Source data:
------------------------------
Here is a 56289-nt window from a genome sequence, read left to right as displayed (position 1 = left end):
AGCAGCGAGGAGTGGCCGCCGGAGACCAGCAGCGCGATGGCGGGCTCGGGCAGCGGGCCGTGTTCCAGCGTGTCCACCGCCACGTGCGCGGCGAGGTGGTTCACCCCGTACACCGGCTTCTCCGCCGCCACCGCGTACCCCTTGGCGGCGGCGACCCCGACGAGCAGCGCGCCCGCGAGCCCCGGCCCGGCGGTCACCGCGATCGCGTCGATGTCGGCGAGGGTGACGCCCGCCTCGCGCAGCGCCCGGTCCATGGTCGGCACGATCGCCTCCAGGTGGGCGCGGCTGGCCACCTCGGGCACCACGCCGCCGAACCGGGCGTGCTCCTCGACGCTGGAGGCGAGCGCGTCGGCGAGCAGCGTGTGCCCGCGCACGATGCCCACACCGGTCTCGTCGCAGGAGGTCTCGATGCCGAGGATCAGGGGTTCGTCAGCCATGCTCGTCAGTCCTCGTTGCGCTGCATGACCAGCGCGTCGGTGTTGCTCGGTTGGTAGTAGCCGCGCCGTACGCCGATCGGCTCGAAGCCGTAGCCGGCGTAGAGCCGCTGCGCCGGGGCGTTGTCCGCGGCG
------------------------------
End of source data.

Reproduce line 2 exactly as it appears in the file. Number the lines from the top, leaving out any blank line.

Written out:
AGCAGCGAGGAGTGGCCGCCGGAGACCAGCAGCGCGATGGCGGGCTCGGGCAGCGGGCCGTGTTCCAGCGTGTCCACCGCCACGTGCGCGGCGAGGTGGTTCACCCCGTACACCGGCTTCTCCGCCGCCACCGCGTACCCCTTGGCGGCGGCGACCCCGACGAGCAGCGCGCCCGCGAGCCCCGGCCCGGCGGTCACCGCGATCGCGTCGATGTCGGCGAGGGTGACGCCCGCCTCGCGCAGCGCCCGGTCCATGGTCGGCACGATCGCCTCCAGGTGGGCGCGGCTGGCCACCTCGGGCACCACGCCGCCGAACCGGGCGTGCTCCTCGACGCTGGAGGCGAGCGCGTCGGCGAGCAGCGTGTGCCCGCGCACGATGCCCACACCGGTCTCGTCGCAGGAGGTCTCGATGCCGAGGATCAGGGGTTCGTCAGCCATGCTCGTCAGTCCTCGTTGCGCTGCATGACCAGCGCGTCGGTGTTGCTCGGTTGGTAGTAGCCGCGCCGTACGCCGATCGGCTCGAAGCCGTAGCCGGCGTAGAGCCGCTGCGCCGGGGCGTTGTCCGCGGCG